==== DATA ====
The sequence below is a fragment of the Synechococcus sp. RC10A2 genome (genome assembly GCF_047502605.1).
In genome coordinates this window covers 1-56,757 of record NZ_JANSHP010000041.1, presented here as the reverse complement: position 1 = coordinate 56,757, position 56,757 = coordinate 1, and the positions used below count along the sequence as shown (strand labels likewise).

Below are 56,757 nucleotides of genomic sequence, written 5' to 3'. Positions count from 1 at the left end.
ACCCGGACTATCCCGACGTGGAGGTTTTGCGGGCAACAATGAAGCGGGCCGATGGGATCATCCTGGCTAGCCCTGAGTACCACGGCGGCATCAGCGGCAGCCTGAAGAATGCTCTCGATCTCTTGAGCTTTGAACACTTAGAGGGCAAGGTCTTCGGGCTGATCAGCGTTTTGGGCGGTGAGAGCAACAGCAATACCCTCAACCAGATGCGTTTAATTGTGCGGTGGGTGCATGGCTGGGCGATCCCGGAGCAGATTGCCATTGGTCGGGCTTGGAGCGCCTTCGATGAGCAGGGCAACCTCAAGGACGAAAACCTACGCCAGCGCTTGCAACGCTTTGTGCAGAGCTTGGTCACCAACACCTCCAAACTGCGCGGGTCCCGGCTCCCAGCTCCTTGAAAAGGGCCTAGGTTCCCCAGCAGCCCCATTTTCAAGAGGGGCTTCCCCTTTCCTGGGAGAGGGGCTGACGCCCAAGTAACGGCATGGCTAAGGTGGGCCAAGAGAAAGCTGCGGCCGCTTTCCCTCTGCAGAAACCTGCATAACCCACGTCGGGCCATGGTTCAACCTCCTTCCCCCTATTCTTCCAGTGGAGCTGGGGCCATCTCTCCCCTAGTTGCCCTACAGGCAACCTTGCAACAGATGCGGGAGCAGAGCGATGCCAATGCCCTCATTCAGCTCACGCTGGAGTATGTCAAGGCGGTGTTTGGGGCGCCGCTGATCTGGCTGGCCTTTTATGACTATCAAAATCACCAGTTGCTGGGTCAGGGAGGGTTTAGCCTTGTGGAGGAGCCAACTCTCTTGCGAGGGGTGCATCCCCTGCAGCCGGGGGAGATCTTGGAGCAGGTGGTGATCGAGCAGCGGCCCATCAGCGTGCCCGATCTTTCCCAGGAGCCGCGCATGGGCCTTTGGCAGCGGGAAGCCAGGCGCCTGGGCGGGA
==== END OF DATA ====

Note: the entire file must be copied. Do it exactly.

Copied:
The sequence below is a fragment of the Synechococcus sp. RC10A2 genome (genome assembly GCF_047502605.1).
In genome coordinates this window covers 1-56,757 of record NZ_JANSHP010000041.1, presented here as the reverse complement: position 1 = coordinate 56,757, position 56,757 = coordinate 1, and the positions used below count along the sequence as shown (strand labels likewise).

Below are 56,757 nucleotides of genomic sequence, written 5' to 3'. Positions count from 1 at the left end.
ACCCGGACTATCCCGACGTGGAGGTTTTGCGGGCAACAATGAAGCGGGCCGATGGGATCATCCTGGCTAGCCCTGAGTACCACGGCGGCATCAGCGGCAGCCTGAAGAATGCTCTCGATCTCTTGAGCTTTGAACACTTAGAGGGCAAGGTCTTCGGGCTGATCAGCGTTTTGGGCGGTGAGAGCAACAGCAATACCCTCAACCAGATGCGTTTAATTGTGCGGTGGGTGCATGGCTGGGCGATCCCGGAGCAGATTGCCATTGGTCGGGCTTGGAGCGCCTTCGATGAGCAGGGCAACCTCAAGGACGAAAACCTACGCCAGCGCTTGCAACGCTTTGTGCAGAGCTTGGTCACCAACACCTCCAAACTGCGCGGGTCCCGGCTCCCAGCTCCTTGAAAAGGGCCTAGGTTCCCCAGCAGCCCCATTTTCAAGAGGGGCTTCCCCTTTCCTGGGAGAGGGGCTGACGCCCAAGTAACGGCATGGCTAAGGTGGGCCAAGAGAAAGCTGCGGCCGCTTTCCCTCTGCAGAAACCTGCATAACCCACGTCGGGCCATGGTTCAACCTCCTTCCCCCTATTCTTCCAGTGGAGCTGGGGCCATCTCTCCCCTAGTTGCCCTACAGGCAACCTTGCAACAGATGCGGGAGCAGAGCGATGCCAATGCCCTCATTCAGCTCACGCTGGAGTATGTCAAGGCGGTGTTTGGGGCGCCGCTGATCTGGCTGGCCTTTTATGACTATCAAAATCACCAGTTGCTGGGTCAGGGAGGGTTTAGCCTTGTGGAGGAGCCAACTCTCTTGCGAGGGGTGCATCCCCTGCAGCCGGGGGAGATCTTGGAGCAGGTGGTGATCGAGCAGCGGCCCATCAGCGTGCCCGATCTTTCCCAGGAGCCGCGCATGGGCCTTTGGCAGCGGGAAGCCAGGCGCCTGGGCGGGA